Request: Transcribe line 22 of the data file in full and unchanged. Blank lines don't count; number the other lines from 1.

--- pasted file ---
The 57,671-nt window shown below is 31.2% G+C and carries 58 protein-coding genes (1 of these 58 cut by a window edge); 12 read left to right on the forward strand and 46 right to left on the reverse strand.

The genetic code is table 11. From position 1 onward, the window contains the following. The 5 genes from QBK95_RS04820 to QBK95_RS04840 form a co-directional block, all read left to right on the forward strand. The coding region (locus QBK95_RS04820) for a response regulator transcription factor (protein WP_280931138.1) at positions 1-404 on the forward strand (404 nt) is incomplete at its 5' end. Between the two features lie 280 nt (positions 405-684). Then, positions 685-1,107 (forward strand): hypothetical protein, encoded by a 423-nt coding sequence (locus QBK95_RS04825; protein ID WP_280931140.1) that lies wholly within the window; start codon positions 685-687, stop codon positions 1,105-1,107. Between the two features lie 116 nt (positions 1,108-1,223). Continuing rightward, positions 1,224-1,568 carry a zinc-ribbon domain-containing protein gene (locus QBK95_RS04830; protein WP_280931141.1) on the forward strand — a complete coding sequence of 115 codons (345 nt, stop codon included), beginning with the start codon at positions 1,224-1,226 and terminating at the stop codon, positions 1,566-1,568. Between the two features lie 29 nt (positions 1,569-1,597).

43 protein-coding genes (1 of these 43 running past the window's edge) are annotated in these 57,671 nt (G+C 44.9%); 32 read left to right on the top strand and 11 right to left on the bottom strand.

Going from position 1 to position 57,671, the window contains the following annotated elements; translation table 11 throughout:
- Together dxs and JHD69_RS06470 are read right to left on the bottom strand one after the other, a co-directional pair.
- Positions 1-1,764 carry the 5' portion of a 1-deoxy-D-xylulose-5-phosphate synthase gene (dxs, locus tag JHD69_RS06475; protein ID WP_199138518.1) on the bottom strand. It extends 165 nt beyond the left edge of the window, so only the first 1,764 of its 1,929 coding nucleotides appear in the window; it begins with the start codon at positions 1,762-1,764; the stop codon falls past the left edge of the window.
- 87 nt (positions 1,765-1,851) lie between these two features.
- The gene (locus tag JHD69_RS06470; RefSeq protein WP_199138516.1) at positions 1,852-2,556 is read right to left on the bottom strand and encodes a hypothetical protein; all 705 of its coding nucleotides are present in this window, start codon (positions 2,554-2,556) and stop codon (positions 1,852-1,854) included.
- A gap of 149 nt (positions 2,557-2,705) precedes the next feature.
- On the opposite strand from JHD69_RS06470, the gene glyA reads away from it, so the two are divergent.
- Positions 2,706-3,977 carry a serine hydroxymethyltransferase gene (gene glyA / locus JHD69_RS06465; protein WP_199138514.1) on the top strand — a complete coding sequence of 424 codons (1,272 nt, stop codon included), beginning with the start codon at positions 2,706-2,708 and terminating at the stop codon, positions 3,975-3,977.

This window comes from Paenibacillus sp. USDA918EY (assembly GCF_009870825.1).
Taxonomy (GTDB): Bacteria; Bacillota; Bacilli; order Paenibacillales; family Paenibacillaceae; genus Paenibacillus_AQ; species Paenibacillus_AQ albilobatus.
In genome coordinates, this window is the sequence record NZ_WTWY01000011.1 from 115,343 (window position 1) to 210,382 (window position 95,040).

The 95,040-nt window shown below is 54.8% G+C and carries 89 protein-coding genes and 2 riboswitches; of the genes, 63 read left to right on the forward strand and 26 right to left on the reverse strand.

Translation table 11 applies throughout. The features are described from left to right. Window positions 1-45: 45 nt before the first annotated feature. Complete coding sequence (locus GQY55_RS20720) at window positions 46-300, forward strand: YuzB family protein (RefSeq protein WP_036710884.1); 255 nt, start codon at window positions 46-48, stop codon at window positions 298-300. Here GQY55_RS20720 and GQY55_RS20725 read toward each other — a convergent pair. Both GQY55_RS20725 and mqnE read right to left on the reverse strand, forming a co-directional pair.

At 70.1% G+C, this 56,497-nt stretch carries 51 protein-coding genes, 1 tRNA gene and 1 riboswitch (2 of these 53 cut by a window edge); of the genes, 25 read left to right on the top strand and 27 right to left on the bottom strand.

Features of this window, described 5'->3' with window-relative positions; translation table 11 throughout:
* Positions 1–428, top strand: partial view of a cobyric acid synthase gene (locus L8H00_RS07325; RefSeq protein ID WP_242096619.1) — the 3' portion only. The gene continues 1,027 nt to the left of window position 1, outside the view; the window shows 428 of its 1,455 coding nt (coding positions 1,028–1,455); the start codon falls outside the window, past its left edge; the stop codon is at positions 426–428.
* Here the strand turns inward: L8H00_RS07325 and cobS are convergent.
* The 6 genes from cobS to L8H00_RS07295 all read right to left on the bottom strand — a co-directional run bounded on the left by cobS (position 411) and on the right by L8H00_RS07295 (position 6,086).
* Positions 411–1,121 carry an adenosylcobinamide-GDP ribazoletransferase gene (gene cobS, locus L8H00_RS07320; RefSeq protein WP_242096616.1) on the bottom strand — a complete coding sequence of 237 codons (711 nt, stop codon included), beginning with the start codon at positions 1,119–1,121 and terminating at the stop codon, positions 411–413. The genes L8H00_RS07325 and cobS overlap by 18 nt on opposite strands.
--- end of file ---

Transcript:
* Positions 411–1,121 carry an adenosylcobinamide-GDP ribazoletransferase gene (gene cobS, locus L8H00_RS07320; RefSeq protein WP_242096616.1) on the bottom strand — a complete coding sequence of 237 codons (711 nt, stop codon included), beginning with the start codon at positions 1,119–1,121 and terminating at the stop codon, positions 411–413. The genes L8H00_RS07325 and cobS overlap by 18 nt on opposite strands.